Home » Councillor Jamie Martens Works Way Up From ‘Small Town Girl’ to Representing Saskatchewan at a Federal Level

Councillor Jamie Martens Works Way Up From ‘Small Town Girl’ to Representing Saskatchewan at a Federal Level

by Shanine Sealey

Since 2012 Martensville City Councillor Jamie Martens has been taking leaps and bounds in her political career, proving that a small-town girl from Saskatchewan can achieve more than she ever imagined.

Growing up in Martensville, Martens always believed that her father would have been successful if he had attempted to run for a position on Council, because he was always interested in what was happening within the community, and knew everyone in town. The year he passed away, Martens decided to run for a spot as a City Councillor as a nod to her father, just to see what would happen.

Surprising herself, Martens was elected in and decided that this was something she felt very passionate about. “I didn’t imagine that I would actually get elected so was quite surprised, but also very excited. I was new to the position, so there was a learning curve but I was willing to do what it took and put my whole heart into it,” Martens said.

Since then, Martens has run in two more municipal elections and is currently serving her third term as a City Councillor and she doesn’t plan on stopping there.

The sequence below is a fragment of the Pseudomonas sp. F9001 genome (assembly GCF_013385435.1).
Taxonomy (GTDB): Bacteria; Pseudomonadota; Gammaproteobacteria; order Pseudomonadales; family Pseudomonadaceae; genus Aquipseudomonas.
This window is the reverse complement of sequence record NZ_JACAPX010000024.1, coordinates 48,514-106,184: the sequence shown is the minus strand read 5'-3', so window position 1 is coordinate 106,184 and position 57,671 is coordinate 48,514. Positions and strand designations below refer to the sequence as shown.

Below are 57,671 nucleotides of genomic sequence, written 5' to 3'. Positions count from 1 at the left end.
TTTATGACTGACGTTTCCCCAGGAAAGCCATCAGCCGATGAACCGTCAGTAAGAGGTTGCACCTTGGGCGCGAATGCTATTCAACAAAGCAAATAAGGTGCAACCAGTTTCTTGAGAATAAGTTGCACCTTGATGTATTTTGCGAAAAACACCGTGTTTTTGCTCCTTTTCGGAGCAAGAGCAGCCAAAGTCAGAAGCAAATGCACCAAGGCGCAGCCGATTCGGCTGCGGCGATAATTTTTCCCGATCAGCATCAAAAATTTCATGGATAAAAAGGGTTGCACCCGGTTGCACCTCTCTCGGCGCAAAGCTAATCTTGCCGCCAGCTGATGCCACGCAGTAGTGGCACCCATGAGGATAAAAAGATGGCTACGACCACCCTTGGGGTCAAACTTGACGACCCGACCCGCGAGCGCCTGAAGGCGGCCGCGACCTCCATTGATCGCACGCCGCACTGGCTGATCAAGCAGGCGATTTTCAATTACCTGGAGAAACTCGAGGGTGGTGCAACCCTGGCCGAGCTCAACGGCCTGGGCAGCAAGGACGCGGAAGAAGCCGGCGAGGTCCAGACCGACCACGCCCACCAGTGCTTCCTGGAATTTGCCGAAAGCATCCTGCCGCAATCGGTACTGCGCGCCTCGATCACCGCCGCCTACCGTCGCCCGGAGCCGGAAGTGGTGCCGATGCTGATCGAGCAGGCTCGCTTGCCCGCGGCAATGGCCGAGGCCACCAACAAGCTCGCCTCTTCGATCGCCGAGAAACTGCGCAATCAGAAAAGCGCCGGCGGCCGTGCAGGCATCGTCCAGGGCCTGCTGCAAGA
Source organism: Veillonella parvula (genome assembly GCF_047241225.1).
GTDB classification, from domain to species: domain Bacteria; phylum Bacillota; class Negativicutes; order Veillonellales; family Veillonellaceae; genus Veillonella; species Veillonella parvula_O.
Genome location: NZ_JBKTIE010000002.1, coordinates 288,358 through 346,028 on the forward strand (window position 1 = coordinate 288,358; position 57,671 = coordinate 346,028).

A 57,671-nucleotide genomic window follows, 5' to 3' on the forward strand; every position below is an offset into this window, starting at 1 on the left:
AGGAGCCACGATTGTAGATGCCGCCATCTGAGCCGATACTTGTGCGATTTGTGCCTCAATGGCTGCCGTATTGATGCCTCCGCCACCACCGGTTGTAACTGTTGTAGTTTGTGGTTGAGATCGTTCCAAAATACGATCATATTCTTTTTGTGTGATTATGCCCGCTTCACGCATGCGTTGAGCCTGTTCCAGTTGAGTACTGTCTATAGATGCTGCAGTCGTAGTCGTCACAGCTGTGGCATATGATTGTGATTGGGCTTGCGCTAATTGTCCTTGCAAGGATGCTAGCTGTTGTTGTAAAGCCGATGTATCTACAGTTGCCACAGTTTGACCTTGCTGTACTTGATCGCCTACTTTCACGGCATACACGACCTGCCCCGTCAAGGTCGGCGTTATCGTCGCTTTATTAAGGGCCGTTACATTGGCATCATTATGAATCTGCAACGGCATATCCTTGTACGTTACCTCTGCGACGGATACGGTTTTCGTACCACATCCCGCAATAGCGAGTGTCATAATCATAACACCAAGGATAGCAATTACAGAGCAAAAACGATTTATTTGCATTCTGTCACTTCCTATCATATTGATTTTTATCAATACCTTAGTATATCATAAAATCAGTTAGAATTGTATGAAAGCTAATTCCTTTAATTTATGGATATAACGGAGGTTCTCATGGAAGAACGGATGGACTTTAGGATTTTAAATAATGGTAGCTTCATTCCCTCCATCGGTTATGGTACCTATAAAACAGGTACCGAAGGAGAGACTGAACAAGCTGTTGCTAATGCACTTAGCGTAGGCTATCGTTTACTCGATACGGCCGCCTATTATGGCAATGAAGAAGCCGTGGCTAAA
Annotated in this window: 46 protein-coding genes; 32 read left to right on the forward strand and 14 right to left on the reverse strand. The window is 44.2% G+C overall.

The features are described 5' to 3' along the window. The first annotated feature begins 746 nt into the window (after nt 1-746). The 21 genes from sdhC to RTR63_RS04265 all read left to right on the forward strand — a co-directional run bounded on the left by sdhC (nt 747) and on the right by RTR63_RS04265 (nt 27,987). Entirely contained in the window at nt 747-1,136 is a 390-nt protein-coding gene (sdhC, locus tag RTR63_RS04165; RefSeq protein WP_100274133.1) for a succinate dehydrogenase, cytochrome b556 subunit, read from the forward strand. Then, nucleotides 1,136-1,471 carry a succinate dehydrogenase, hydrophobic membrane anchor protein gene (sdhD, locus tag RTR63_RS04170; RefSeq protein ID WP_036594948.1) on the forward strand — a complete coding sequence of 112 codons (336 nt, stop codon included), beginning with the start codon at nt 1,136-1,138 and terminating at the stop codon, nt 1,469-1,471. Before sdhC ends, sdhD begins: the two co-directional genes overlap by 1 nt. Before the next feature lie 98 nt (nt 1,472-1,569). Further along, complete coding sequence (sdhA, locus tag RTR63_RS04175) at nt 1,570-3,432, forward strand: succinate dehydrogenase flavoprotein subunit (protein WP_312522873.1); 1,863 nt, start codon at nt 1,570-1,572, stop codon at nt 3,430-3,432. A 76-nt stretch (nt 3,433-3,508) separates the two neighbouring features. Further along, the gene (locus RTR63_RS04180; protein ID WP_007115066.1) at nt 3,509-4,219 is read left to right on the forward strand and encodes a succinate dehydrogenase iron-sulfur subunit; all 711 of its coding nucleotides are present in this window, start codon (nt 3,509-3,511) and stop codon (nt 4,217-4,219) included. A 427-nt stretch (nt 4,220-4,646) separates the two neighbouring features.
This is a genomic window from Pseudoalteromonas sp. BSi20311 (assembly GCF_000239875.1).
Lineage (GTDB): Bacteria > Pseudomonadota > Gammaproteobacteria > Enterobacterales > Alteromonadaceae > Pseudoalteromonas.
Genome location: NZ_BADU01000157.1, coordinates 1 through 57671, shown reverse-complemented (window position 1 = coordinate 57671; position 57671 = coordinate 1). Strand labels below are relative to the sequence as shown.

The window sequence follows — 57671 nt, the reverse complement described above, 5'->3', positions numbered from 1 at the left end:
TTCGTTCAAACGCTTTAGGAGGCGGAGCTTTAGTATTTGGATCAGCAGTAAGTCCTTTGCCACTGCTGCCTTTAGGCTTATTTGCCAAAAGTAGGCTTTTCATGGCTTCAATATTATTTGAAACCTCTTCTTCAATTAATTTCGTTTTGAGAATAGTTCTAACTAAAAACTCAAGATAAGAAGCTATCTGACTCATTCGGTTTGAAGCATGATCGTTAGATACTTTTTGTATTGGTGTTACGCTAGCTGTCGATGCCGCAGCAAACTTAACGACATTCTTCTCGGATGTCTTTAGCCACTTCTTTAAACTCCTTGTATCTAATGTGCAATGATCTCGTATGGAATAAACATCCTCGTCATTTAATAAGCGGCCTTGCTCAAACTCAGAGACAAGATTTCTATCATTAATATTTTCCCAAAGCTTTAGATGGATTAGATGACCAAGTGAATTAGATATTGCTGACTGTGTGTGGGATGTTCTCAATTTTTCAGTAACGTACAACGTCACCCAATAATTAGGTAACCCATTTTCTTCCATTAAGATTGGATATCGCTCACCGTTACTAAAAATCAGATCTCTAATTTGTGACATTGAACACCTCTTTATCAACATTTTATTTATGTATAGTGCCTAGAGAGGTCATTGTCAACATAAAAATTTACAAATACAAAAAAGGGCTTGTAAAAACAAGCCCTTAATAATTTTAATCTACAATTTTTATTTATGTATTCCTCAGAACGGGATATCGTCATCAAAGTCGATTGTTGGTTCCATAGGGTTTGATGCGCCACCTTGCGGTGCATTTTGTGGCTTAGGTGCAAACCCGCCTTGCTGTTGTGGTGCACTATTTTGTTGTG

Through her role on City Council, Martens was fortunate enough to attend a conference for the Federation of Canadian Municipalities (FCM) as Martensville has been a member of FCM for quite some time, along with over 2000 municipalities within Canada.

“The conference blew me away. There was so much more behind it than I ever could have imagined and it was there I realized how much potential was out there. I saw the opportunities for representation for each province and knew that I wanted to be involved in this, so I decided to take that step and put my name forward to see what would happen,” Martens said.

In 2020, Martens was elected for her first term with FCM, which lasts a year, and recently, she was elected for a second term. In Saskatchewan, there are five available positions, with two of those being held by Saskatchewan Urban Municipalities Association (SUMA) and Saskatchewan Association of Rural Municipalities (SARM). Another position is held strictly from the three major Saskatchewan cities; Saskatoon, Regina and Prince Albert. The two remaining spots are voted upon, with Martens having been elected into one of them.

“I have learned so much over the past year and the individuals that I have worked alongside are incredible. Everyone is so passionate and respectful of one another. I have also had the opportunity to meet some federal leaders and learned that many of them started out the same way I did, which is inspiring.”

Through her role within FCM, Martens has been appointed to several committees, most recently gaining a position on the Gender-Based Violence Technical Working Group and the CANWILL (Canadian Women in Local Leadership) Project Advisory Committee.

Martens was recently elected through FCM to be the Vice Chair for the Canadian Rural Forum (CRF). “I was so blown away that I got in that I think my jaw hit the floor when they called my name.”

In this position, Martens now has the opportunity to look at various issues that rural municipalities under 100,000 population within Canada face. One major issue that was brought to light throughout the COVID pandemic was the dependency on broadband and how some rural areas were lacking in that department.